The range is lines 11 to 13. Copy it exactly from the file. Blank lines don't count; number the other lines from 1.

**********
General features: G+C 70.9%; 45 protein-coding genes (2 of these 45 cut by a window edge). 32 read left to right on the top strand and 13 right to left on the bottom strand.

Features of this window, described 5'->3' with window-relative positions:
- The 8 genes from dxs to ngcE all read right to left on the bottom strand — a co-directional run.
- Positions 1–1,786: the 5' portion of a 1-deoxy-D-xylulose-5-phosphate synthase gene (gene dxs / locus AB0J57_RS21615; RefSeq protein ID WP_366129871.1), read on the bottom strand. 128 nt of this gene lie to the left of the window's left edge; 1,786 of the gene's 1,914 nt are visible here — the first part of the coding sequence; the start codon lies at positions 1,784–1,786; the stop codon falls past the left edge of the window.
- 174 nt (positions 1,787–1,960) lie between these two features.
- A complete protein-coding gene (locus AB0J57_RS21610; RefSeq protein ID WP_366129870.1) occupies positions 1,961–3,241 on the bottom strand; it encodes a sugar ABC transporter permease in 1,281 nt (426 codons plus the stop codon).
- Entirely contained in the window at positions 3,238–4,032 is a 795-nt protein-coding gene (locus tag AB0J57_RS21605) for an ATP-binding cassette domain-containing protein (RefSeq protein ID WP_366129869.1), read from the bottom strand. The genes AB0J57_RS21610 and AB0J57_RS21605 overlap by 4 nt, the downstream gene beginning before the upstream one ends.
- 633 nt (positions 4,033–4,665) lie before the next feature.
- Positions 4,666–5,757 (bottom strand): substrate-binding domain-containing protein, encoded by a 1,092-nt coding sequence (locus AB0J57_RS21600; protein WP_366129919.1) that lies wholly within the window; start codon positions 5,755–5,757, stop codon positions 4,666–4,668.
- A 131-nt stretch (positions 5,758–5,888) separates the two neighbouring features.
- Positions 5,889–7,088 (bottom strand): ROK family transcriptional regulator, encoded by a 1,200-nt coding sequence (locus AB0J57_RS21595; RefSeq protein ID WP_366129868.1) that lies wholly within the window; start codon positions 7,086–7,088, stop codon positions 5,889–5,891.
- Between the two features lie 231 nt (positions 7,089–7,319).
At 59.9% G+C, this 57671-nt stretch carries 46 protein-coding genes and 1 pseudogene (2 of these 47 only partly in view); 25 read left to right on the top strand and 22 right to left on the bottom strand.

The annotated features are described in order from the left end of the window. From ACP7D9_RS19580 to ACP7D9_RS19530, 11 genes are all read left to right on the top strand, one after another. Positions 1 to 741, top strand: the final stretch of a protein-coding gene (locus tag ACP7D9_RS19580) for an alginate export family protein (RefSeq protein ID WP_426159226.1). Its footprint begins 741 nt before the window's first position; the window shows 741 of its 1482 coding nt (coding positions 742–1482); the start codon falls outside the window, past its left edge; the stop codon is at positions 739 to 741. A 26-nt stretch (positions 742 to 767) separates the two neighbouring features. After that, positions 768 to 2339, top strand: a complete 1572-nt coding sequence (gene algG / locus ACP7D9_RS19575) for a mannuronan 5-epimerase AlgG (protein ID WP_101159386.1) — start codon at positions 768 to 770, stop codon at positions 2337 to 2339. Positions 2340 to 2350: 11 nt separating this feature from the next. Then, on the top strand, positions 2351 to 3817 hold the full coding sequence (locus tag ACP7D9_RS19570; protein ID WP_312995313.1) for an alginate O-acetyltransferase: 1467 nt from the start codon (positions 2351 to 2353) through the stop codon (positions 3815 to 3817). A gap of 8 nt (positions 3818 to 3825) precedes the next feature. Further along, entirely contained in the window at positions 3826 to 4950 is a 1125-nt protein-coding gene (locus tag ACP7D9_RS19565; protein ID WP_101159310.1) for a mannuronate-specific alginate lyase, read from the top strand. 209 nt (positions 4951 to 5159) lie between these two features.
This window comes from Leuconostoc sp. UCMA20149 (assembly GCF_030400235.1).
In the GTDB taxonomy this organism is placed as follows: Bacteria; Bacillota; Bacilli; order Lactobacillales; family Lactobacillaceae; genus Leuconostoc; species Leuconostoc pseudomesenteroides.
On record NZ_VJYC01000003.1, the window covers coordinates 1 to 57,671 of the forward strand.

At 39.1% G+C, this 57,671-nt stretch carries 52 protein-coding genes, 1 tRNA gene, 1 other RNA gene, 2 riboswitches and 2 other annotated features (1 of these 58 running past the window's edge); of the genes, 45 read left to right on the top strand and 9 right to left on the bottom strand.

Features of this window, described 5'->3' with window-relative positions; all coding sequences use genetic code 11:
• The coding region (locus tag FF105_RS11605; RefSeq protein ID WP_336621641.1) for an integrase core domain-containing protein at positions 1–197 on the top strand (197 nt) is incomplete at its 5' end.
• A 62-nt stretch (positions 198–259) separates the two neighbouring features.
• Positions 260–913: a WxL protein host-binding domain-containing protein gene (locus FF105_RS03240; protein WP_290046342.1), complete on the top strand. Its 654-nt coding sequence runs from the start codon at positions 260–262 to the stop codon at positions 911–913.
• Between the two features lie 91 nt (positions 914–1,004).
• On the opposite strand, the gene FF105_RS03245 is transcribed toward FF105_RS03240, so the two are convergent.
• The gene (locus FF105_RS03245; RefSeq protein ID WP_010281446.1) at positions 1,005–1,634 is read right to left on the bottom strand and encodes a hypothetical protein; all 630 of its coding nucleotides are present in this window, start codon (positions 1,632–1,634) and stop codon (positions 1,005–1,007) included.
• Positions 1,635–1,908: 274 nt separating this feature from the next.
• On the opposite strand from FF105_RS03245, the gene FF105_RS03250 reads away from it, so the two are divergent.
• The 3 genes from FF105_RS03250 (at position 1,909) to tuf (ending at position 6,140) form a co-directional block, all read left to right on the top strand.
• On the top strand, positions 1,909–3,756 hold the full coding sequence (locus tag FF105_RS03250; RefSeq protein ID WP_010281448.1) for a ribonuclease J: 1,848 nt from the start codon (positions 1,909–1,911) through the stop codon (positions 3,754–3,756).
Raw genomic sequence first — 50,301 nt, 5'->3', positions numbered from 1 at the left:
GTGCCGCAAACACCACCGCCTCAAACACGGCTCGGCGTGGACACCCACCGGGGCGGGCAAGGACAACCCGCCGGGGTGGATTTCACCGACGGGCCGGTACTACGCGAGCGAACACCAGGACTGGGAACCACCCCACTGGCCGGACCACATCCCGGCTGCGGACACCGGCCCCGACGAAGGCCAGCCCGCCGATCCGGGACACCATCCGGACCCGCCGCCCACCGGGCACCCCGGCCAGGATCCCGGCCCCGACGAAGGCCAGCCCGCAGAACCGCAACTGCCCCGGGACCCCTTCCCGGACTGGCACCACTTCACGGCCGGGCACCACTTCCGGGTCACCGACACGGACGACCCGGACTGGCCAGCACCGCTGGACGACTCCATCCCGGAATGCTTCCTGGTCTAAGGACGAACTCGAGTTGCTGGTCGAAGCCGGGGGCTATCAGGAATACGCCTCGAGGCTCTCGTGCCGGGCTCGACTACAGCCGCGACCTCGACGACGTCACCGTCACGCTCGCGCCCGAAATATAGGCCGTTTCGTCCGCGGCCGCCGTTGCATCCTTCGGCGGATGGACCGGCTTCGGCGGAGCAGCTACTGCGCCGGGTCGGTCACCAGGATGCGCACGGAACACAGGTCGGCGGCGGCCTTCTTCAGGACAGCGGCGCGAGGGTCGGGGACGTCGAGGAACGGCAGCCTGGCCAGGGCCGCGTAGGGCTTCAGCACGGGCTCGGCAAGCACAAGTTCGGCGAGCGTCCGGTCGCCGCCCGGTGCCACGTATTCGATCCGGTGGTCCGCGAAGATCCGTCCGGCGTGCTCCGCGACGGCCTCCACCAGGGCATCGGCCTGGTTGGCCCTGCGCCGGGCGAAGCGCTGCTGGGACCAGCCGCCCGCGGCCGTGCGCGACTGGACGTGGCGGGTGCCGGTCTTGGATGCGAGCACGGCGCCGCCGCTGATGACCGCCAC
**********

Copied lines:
- Positions 5,889–7,088 (bottom strand): ROK family transcriptional regulator, encoded by a 1,200-nt coding sequence (locus AB0J57_RS21595; RefSeq protein ID WP_366129868.1) that lies wholly within the window; start codon positions 7,086–7,088, stop codon positions 5,889–5,891.
- Between the two features lie 231 nt (positions 7,089–7,319).
At 59.9% G+C, this 57671-nt stretch carries 46 protein-coding genes and 1 pseudogene (2 of these 47 only partly in view); 25 read left to right on the top strand and 22 right to left on the bottom strand.